It was reported that the year had started badly with eight steam-boiler explosions killing 33 people and injuring another 32, while a tar boiler had burst killing 11 people and injuring 6. Despite there being a high loss of life, investigating the causes of such explosions wasn’t always easy. An explosion at an ironworks in Glasgow killed 25 people and injured another 23, but the inspector sent by the Association was refused permission to examine the boiler both by the owner and the Procurator-Fiscal, and was obliged to return to Manchester without any information on the incident. The disaster was reported on extensively in UK and international newspapers.

When a negligent owner was brought to court, it could be difficult to secure a guilty verdict. A boiler explosion at Ormskirk killing three men had been caused by the wasting away of the plates at the bottom of the boiler till they were as thin as a sheet of paper, yet the jury had returned a verdict of accidental death. However, as the report pointed out, competent inspection would have prevented the explosion, and the owners neglected this simple precaution which cost three men their lives. Another explosion at Cork was caused by an inoperative safety valve, yet the Coroner stated that there was no negligence on the part of any person. However as the report stated, safety valves are not inoperative without someone being negligent, and it is the duty of those in charge to see that such valves are free.

On the basis of decisions such these, Mr Fletcher concluded that “The verdict by a coroner’s jury is so constantly one of Accidental death, even though the boiler is worn out and unfit for use, that the coroner’s court becomes to the reckless boiler owner very much what the debtor’s sanctuary in the old days was to the spendthrift”.

John O’Brien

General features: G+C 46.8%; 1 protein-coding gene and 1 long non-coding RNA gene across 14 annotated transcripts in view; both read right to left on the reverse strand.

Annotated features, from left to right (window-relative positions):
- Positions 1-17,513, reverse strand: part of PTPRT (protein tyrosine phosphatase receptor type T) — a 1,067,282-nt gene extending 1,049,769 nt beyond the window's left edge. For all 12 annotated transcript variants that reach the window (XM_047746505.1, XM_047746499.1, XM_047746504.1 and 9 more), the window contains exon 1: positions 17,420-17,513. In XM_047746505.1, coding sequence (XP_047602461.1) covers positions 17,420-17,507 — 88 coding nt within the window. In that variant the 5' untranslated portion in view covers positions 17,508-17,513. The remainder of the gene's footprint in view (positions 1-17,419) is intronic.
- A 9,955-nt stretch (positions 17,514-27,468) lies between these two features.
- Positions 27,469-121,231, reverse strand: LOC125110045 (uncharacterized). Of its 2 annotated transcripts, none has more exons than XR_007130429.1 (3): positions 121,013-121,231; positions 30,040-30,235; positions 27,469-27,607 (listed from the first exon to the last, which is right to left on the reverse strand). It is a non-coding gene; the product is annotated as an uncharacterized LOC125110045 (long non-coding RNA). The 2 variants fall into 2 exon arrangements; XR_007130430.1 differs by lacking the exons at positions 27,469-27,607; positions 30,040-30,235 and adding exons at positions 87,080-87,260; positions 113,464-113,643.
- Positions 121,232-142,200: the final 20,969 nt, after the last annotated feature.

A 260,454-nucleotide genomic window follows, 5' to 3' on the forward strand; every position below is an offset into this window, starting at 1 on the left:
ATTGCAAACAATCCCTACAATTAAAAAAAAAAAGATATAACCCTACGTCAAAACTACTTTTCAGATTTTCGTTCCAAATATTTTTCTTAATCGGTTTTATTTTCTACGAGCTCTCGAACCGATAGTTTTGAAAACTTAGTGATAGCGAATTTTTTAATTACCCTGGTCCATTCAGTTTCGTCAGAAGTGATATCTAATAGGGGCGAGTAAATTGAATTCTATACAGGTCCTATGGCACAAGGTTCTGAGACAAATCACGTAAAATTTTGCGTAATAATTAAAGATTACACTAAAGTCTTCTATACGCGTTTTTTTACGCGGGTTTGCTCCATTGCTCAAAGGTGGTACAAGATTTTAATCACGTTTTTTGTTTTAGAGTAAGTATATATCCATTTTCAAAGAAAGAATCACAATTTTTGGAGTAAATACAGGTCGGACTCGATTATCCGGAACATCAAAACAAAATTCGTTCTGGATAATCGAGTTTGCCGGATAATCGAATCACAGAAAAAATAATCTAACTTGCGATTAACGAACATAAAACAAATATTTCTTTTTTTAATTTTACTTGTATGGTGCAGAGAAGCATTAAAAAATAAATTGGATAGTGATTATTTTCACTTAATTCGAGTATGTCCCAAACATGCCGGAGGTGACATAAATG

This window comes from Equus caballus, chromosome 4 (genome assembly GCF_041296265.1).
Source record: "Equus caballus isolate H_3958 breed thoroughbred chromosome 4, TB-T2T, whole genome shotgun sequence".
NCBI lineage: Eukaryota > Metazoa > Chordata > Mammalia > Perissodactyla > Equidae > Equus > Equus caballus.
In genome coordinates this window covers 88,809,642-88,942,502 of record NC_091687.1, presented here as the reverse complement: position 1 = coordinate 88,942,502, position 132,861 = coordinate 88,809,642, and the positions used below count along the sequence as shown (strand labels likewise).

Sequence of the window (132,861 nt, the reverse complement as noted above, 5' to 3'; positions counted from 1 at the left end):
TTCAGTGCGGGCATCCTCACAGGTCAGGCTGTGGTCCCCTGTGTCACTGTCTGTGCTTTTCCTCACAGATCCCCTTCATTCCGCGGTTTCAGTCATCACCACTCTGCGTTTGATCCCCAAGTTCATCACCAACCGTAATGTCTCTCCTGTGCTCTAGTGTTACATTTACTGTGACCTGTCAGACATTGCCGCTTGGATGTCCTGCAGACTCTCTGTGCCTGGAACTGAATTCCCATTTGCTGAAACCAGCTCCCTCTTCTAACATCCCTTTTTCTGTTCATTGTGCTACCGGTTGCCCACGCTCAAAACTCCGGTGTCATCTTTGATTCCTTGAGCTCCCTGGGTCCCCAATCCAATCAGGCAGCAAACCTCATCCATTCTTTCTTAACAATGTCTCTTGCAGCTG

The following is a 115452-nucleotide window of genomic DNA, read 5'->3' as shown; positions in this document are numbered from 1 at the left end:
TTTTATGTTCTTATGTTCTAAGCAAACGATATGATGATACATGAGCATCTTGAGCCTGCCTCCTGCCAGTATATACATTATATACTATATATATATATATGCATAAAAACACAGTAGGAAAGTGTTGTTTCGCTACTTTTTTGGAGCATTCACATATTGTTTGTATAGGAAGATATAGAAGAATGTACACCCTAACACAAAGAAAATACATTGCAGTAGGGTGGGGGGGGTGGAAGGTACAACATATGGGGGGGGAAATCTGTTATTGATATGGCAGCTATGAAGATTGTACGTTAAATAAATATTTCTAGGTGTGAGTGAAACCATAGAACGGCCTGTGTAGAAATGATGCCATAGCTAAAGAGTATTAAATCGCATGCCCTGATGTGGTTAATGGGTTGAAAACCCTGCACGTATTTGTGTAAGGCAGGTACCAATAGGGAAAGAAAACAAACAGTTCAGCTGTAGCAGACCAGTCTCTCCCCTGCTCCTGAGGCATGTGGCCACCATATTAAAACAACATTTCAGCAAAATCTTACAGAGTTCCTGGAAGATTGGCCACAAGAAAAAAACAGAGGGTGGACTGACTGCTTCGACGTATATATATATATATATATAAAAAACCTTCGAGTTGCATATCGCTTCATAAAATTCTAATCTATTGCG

India Office Records Cc-by

Further reading:
Journal of the Society of Arts, No.1,434, Vol.XXVIII, May 14, 1880, pages 588-589 [IOR/L/E/6/19, File 1161]

A description of the Glasgow disaster can be found on Trove

 

22 September 2016

Employing children in dangerous trades

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When we think of children working in dangerous occupations in the 19th century, perhaps the first things that come to mind are chimney sweeps and mill workers.  I was surprised to learn that young children were employed to make priming for guns. This involved handling percussion powder, a highly inflammable preparation of potash, sulphur and charcoal.

 

  Percussion gun primer

Recipe for percussion powder Philosophical Magazine and Journal vol. LVI (London, 1820) Noc

A terrible accident occurred in London on 12 November 1822.  Collinson Hall, a gunmaker in Upper Marylebone Street, arrived home about six o’clock in the evening  to find a crowd outside his front door.  He was told that there had been an explosion.

Alexander Bettie, aged 12, and his brother John, 10, had worked for the gunmaker for nearly two years.  Their job was to prepare black cakes for priming percussion guns and to fill copper caps with priming composition.  Hall had gone out for the day leaving the boys with instructions to make up about five or six ounces of the priming composition.

At teatime, Hall’s son Collinson left the workshop and went downstairs.  As he was returning about twenty minutes later, there was a fierce explosion in the workshop.  The stone fireplace was torn down; the doors were off their hinges; the ceiling of the room underneath fell; and windows on the staircase were blown out.  Collinson Hall junior found the brothers in the workshop, alive but burned and terribly injured.

Alexander and John both died shortly after being taken to nearby Middlesex Hospital. An inquest was held at the hospital. The Coroner’s jury were taken to the ‘dead room’ to see the boys’ maimed bodies laid together in one coffin, ‘a truly shocking sight’. 

Both Hall and his son were questioned.  Collinson Hall senior said that the workshop was never locked, but the boys were not generally allowed to be in there unless the adult workmen were present.  The boys’ work was expected to be finished and taken from them before candlelight was needed.  He believed it was common practice in the gun making trade to employ children on such work – his own daughter aged 15 and another 16-year-old girl also worked for him - ‘He, however, felt confident that there must have been less caution used on this occasion in his absence than if he had himself been at home’.  The cause of the accident could only be guessed at – perhaps the boys took the cakes they had made that day out of the drawer, and perhaps a spark from a candle had ignited them.

  Percussion gun

Percussion gun-lock’ in Transactions of the Society instituted in London for the encouragement of arts, manufactures and commerce vol. XXXVI (London, 1819) Noc

 

A verdict of accidental death was returned.  The coroner explained that the jury could only punish the gunmaker by sending him for trial for murder or manslaughter. However that would imply that the powder had been deliberately placed in the children’s way and there was no ground to presume this.